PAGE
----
Danzig Moon ran into traffic during his Derby journey.
“I mean that’s one of the reasons we’re coming,” Casse said. “He got knocked around pretty good in the Derby, but he’s a fighter. You always like smaller fields; there’s less horses you have to beat. Normally there’s less traffic in the Preakness, so we’re looking forward to a little smaller field.”
Casse’s son, Norman, has been supervising the colt’s activities in Kentucky. He will be joined by his Canadian-based father at Pimlico on Thursday.
Meanwhile Wednesday morning at Churchill, Charles Fipke’s Tale of Verve, who broke his maiden last time out in a 1 3/16-mile race, walked under tack in trainer Dallas Stewart’s shedrow.
Divining Rod: The Name Game
Gretchen and Roy Jackson settled on Divining Rod when naming their Lael Stables’ colt out of broodmare Precious Kitten. The name is connected to top sire Tapit, Gretchen Jackson said.
Long before technology made it easy to see whether water or metals were under ground, a divining rod – a y-shaped stick or rod – was used in dowsing a pseudoscientific attempt to determine where to start digging.
Once the water was found, she noted the next step was to tap into it, or tap it. Gretchen Jackson acknowledged that people have trouble making the connection.
“It’s so hard to name a Tapit,” she said. “It’s not the best name, but if he wins, it will be a great name. The horse makes the name, I think.”
Precious Kitten, a multiple Grade 1 winner purchased from Ken and Sarah Ramsey, has a Medaglia d’Oro yearling and dropped a full sister to Divining Rod in April.
The Jacksons are longtime breeders. Among their many successes was Barbaro, the Kentucky Derby winning colt who suffered catastrophic injuries in the 2006 Preakness.
Divining Rod had a routine morning Wednesday at Fair Hill Training Center in Elkton, Md.
“He’s doing great,” trainer Arnaud Delacour said. “He galloped a mile and a half on the dirt track this morning. It was in perfect condition. I was very happy with everything. He cooled out OK. So far, so good.”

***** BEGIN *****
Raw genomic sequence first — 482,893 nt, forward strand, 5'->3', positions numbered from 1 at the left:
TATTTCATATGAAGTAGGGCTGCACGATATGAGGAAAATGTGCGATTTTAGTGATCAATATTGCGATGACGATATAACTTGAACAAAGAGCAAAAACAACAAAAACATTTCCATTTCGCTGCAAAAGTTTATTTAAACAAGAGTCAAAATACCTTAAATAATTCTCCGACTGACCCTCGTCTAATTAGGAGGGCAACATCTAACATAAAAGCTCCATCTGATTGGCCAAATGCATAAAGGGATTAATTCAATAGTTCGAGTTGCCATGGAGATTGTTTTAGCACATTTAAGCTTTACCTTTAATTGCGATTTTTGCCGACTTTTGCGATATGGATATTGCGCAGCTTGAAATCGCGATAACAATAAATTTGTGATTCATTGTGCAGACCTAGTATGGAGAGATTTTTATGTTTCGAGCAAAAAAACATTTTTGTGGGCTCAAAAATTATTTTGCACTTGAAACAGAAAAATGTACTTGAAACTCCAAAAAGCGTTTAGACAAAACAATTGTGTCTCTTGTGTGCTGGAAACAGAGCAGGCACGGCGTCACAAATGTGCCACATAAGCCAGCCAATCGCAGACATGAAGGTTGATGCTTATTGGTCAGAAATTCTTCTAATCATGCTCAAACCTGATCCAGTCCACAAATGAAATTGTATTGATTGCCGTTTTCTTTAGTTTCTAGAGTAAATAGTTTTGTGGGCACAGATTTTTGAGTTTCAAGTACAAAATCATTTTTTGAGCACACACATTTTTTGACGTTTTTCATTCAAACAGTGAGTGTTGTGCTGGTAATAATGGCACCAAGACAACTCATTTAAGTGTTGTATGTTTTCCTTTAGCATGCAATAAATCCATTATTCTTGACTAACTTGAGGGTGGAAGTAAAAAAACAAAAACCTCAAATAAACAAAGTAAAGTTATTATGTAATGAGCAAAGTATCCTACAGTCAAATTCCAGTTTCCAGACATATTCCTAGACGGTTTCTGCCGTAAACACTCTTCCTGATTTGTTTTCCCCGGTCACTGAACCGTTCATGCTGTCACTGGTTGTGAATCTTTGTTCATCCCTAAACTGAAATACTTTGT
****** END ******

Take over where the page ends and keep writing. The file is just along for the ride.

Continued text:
Delacour said that the colt will gallop again on Thursday morning before vanning to Pimlico Race Course.
Corrales Confident Bodhisattva Ready to Step Up
Owner/trainer Jose Corrales sent Bodhisattva to the Laurel Park track Wednesday morning for a 1 ½-mile gallop and some schooling at the gate. He plans to van the colt to Pimlico Thursday morning.
Corrales realizes his colt has to step up to compete with the likes of Kentucky Derby winner American Pharoah and the group of Derby also-rans entered for the Middle Jewel, but he’s optimistic he can make an impression Saturday.
“This horse has got what I think a horse should be,” he said. “Everything feels OK so far. You go with a mentality that he can compete and you see how he does. Thank God he keeps sound and he keeps improving. I know he’s not 100 percent (potential) yet, but he’s a much better horse now than when he ran at Aqueduct in the Grade 2 Remsen) last year. He was nothing compared to the level he is right now. He’s now mature.”
Corrales is hoping that the projected smallish field of eight will also boost his chances. He thinks he has one of the field’s fresher horses and he’s hoping that the wear and tear of the Derby and a quick turnaround for four of the top five Derby finishers might work in his colt’s favor.
“You’ve got to think that these horses from the Kentucky Derby had a lot of preparation to get ready for that race,” he said. “I know they are good horses, but they come here two weeks later and have to travel from Kentucky to Maryland. They are super horses, but super horses also get beat. I have a lot of confidence in this horse.”